Minister Mentor, Prime Minister's Office Kuan Yew Lee of Singapore

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Fortunately for Lee and the party's moderate faction, Lim Yew Hock ordered a mass arrest of the pro-communists and Lee was reinstated as secretary-general.
When the Japanese conquered Singapore in February 1942, Lee was nearly 19 years old.
Lee described the impact of the Japanese occupation on him in the following way:I did not enter politics.
From 1952 to 1954, Lee met Goh Keng Swee, Toh Chin Chye, S.
Apart from being the only prime minister of Singapore for over 26 years, Lee was also perhaps the only non-Communist leader who succeeded in collaborating with the Communists during the nationalist struggle without succumbing to them after the struggle was won.
In 1990 Lee turned over the reins of government to Min Goh Chok Tong, who became the the second prime minister in Singapore's history.
Lee found himself in some controversy after he left office: it was reported in The Far Eastern Economic Review that he and his eldest son had purchased condominiums in housing-scarce Singapore at discount prices, a charge Lee strongly denied, and the New York Times reported that Lee won a $71,000 libel suit in April of 1997 against Christopher Lingle, a reporter from the International Herald Tribune, who had charged Lee had used Singapore courts as instruments of repression.
Lee was hospitalized for heart surgery in early 1996, but swiftly recovered.
In a speech given June 7, 1996, to the Singapore Press Club and Foreign Correspondents Association, and reported by the Straits Times, Lee expressed his belief he had left his country in capable hands.
Further ReadingThe most comprehensive biography of Lee is Alex Josey's Lee Kuan Yew (1968 and 1980) in two volumes which cover the 1959-1978 period.
Thus Lee is known informally as "Harry" to his close friends and family and his name is sometimes cited as Harry Lee Kuan Yew, although this first name is never used in official settings.
As a child Lee was strongly influenced by British culture, due in part to his grandfather, Lee Hoon Leong, who had given his sons an English education.
Lee was educated at Telok Kurau Primary School, Raffles Institution, and Raffles College.
It was in this period when Lee had to contend with rivals from both within and outside of the PAP.
While Lee had to keep a safe distance from his pro-communists colleagues as they actively participated in mass and often violent actions to undermine the government’s authority, he also consistently maintained his opposition to the ruling coalition, often attacking the latter as incompetent and corrupt.
Fortunately, Marshall’s successor, Lim Yew Hock ordered a mass arrest of the pro-communists and Lee was reinstated as secretary-general.
Lee was adamant and tried to work out a compromise, but without success.
Lee had three main concerns national security, the economy, and social issues during his post-independence administration.
In building the economy, Lee was assisted by his ablest ministers, especially Goh Keng Swee and Hon Sui Sen.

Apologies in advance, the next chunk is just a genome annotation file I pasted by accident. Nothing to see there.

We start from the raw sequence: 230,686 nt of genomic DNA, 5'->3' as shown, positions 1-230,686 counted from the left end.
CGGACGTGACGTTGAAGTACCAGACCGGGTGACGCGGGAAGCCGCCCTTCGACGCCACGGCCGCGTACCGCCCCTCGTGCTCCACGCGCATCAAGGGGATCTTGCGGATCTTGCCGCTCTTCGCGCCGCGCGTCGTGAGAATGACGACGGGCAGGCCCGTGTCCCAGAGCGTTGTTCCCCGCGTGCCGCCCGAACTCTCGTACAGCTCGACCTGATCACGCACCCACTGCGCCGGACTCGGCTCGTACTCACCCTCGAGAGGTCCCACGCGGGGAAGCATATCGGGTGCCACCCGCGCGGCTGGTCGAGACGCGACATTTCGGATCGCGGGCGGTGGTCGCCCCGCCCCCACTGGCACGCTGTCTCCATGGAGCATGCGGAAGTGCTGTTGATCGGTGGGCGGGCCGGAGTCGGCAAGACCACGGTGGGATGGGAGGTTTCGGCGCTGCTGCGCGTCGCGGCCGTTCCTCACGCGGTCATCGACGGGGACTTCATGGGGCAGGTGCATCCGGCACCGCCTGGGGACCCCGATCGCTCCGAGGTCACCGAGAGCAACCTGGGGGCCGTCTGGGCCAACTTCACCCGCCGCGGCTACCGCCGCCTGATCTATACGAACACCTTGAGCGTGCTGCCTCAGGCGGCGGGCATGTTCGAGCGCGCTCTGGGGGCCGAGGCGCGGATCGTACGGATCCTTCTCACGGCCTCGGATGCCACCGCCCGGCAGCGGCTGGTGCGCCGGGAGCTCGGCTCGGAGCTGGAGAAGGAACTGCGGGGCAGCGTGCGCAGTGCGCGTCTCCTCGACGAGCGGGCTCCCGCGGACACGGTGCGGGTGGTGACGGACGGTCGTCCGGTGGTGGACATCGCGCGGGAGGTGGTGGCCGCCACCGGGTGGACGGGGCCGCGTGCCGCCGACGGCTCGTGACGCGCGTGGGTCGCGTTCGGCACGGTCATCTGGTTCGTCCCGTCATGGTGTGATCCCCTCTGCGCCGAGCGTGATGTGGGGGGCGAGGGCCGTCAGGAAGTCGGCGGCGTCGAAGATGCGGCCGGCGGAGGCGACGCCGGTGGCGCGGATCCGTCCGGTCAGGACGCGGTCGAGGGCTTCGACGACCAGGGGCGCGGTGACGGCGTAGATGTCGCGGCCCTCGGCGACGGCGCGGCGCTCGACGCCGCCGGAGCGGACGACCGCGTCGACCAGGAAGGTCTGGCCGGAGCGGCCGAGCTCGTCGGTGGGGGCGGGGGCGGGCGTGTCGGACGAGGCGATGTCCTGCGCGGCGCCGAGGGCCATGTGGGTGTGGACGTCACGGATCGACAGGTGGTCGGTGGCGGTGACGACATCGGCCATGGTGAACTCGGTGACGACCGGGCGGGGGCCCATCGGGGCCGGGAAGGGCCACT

Lee had to take drastic measures, and had Nanyang University absorbed by the English-language University of Singapore; the combined institution was renamed the National University of Singapore.
Lee was well aware how corruption had led to the downfall of the Nationalist Chinese government in mainland China.
Lee approached Mahathir in 1989, when he intended to move the railway customs from Tanjong Pagar in Southern Singapore to Woodlands at the end of the Causeway, in part because of an increasing number of cases of drug smuggling into Singapore.
During the three decades in which Lee was in office, Singapore grew from being a developing country to one of the most developed nations in the world, despite its small population, limited land space and lack of natural resources.
Lee has often stated that Singapore's only natural resources are its people and their strong work ethic.
Lee was once quoted as saying he preferred to be feared than loved.
On one occasion, after a court ruling in favor of Lee was overturned by the Privy Council, the right of appeal to the Council was abolished.
As Goh Chok Tong became the head of government, Lee remained in the cabinet with a non-executive position of Senior Minister and played a role he described as advisory.
Recently, Lee has expressed his concern about the declining proficiency of Mandarin among younger Singaporeans.
However, Lee has consistently denied charges of nepotism, arguing that his family members' privileged positions are based on personal merit.
Lee was one of the leading advocates of Asian values, though his interpretation of Asian values is open to debate.
In an interview with The Straits Times, Lee said that he is an agnostic.
Lee has received a number of state decorations, including the Order of the Companions of Honour (1970), Knight Grand Cross of the Order of St Michael and St George (1972), the Freedom of the City of London (1982), the Order of the Crown of Johore First Class (1984), the
For all his success, Lee remains on the alert for perils that may exist only on the distant horizon: the rising role of China in the region as the United States looks the other way, the buffeting of the world economy, even climate change.